Leigh Howard continued his show of strengths in the Tour of Britain sprints. Wearing the gold leader’s jersey as he crossed the line in third place on stage four, Howard was one of only 20 riders to survive a Sky Procycling induced split in the final hour of racing.
A six-rider break dominated the wet, windy stage. ORICA-GreenEDGE sent Jack Bobridge and Michael Hepburn to the front of the bunch to control the chase. The escape group gained a maximum advantage of nearly seven minutes before the gap began to close.
“It was an interesting stage to say the least,” said Howard. “It was wet and raining throughout the entire stage with a lot of water on the road. The break went straight away. Heppy and Jack controlled, and Sky lent some help to bring back the move.”
With the peloton closing in on the break, the group of six was reduced to four riders with 40 kilometers left to race. Inside the final 20 kilometers, only two of the original six riders remained out front. As the break splintered, Sky took advantage of high winds on the flat run towards the finish.
“Twenty-five kilometers from the line, Sky put the race into the gutter and split the bunch into four distinct pieces,” explained Howard. “We have only five guys, compared to most teams with six, and we used up Jack and Heppy on the chase. Aidis [Kruopis] is sick, and he fought just to make it to the finish. Brett [Lancaster] had an asthma issue before the start. He was clearly struggling, but his experience allowed him to make the front group with me.”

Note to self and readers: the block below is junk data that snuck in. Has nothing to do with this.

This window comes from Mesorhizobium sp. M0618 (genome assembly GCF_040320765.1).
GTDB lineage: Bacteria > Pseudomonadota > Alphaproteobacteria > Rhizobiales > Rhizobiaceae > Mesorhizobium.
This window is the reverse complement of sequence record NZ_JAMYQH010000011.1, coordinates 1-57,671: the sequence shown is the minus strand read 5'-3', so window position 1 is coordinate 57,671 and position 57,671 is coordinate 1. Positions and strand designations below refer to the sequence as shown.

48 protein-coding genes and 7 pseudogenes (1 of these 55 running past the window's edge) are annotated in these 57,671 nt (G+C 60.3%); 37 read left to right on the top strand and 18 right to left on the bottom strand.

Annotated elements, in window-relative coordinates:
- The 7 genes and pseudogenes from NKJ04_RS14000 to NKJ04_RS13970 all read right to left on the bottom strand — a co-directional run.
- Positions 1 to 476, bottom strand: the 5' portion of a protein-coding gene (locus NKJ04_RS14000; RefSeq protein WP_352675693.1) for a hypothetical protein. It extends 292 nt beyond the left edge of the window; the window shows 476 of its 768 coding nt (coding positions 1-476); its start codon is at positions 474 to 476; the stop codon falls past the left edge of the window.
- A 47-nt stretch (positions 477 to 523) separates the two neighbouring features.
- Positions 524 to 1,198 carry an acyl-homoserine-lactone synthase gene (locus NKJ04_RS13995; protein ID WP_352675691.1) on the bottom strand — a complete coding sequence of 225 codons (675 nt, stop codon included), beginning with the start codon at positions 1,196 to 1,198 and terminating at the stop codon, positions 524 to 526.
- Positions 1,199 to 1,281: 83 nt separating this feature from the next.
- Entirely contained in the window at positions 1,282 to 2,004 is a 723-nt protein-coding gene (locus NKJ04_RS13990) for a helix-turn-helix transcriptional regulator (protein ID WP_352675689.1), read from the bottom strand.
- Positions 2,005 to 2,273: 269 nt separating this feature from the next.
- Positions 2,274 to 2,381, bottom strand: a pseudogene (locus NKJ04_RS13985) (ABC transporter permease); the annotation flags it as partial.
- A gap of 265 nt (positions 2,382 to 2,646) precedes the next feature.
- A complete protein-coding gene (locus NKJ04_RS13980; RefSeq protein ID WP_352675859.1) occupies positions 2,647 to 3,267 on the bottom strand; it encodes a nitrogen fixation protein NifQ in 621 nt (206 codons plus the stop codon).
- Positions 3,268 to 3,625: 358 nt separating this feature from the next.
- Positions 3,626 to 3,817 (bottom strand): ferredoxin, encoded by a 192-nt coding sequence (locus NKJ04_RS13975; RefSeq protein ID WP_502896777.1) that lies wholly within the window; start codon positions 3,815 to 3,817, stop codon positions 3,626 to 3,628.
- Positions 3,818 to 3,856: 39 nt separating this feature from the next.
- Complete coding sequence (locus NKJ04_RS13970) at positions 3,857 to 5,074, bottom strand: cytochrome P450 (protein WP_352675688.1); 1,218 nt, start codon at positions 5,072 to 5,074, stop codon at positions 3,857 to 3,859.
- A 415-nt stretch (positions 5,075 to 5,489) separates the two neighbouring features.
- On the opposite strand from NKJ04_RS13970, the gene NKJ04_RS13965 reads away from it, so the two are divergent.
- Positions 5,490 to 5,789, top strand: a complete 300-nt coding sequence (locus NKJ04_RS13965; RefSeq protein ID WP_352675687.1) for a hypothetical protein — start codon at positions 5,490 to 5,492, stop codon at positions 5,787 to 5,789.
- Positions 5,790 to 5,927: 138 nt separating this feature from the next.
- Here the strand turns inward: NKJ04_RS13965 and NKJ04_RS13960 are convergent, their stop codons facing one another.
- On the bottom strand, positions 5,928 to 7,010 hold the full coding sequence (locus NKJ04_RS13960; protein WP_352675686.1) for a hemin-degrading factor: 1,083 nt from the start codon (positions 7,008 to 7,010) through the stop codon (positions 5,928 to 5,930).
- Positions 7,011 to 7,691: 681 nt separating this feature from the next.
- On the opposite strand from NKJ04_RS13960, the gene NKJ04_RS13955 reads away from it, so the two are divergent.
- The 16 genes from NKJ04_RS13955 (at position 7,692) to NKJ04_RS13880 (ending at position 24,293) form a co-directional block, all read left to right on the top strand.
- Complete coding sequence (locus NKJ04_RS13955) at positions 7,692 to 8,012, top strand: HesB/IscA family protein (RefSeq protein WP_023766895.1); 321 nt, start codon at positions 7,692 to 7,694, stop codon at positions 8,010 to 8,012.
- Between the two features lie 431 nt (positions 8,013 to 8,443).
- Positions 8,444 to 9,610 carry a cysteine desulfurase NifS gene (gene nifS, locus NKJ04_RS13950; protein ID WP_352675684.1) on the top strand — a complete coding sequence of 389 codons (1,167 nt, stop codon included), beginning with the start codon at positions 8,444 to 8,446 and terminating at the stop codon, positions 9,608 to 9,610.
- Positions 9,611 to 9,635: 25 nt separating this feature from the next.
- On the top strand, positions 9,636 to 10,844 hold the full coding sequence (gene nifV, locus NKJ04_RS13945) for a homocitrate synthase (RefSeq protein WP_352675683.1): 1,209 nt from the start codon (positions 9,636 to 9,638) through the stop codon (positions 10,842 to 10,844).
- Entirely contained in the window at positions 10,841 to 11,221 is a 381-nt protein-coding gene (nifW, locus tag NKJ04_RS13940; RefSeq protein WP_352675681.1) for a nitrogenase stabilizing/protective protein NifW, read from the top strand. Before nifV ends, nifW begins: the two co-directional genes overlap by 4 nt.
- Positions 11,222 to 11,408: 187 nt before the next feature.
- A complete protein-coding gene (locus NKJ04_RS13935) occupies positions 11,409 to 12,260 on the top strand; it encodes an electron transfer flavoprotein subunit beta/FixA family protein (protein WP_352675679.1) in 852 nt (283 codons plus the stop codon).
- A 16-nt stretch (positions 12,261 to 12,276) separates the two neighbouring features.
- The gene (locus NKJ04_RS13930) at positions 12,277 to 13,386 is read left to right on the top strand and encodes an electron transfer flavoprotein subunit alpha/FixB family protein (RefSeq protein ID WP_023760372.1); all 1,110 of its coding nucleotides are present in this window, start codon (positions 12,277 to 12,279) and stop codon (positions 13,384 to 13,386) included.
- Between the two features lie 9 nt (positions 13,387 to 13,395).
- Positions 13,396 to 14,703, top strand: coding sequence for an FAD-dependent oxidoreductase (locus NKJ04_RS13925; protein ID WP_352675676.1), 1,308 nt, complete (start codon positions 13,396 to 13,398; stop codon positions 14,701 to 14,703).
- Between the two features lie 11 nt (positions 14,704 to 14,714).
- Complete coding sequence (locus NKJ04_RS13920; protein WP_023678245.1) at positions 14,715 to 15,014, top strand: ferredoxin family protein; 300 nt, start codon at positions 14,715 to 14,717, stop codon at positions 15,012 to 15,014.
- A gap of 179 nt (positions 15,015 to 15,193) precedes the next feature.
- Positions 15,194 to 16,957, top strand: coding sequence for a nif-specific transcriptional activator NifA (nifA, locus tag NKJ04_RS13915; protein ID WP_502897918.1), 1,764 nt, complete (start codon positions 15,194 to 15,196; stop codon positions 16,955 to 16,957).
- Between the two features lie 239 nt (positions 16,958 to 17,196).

Lancaster moved Howard to the head of the front group as those who made the selection overtook the remnants of the break.
“Lancaster put me on the right wheel at five kilometers to go,” said Howard. “From there, I took care of the sprint. I was beat by a better bike race today in Cavendish.”
Howard and Cavendish started the stage tied on time. Bonus seconds at the finish moved Cavendish into the lead. Howard now sits in second overall, six seconds back on the Manxman.
“I would have loved to have kept the jersey, but there are still four days of racing left,” said Howard. “It’s better in the long run not have defend when we’re dealing with illness and down one rider.”
Before the stage start in Carlisle, the team had the opportunity to meet with 14 children from Shankhill School. The children’s class had studied the team in the weeks leading up to the race – learning about various riders, team sponsors and Australia.
“We met all the kids and their teachers before the race,” said Howard. “It’s good to see the kids taking such an interest in the sport and a school that see that value in introducing more kids to sport in general. The kids we met today could be the future of cycling. You never know what moment will inspire someone.”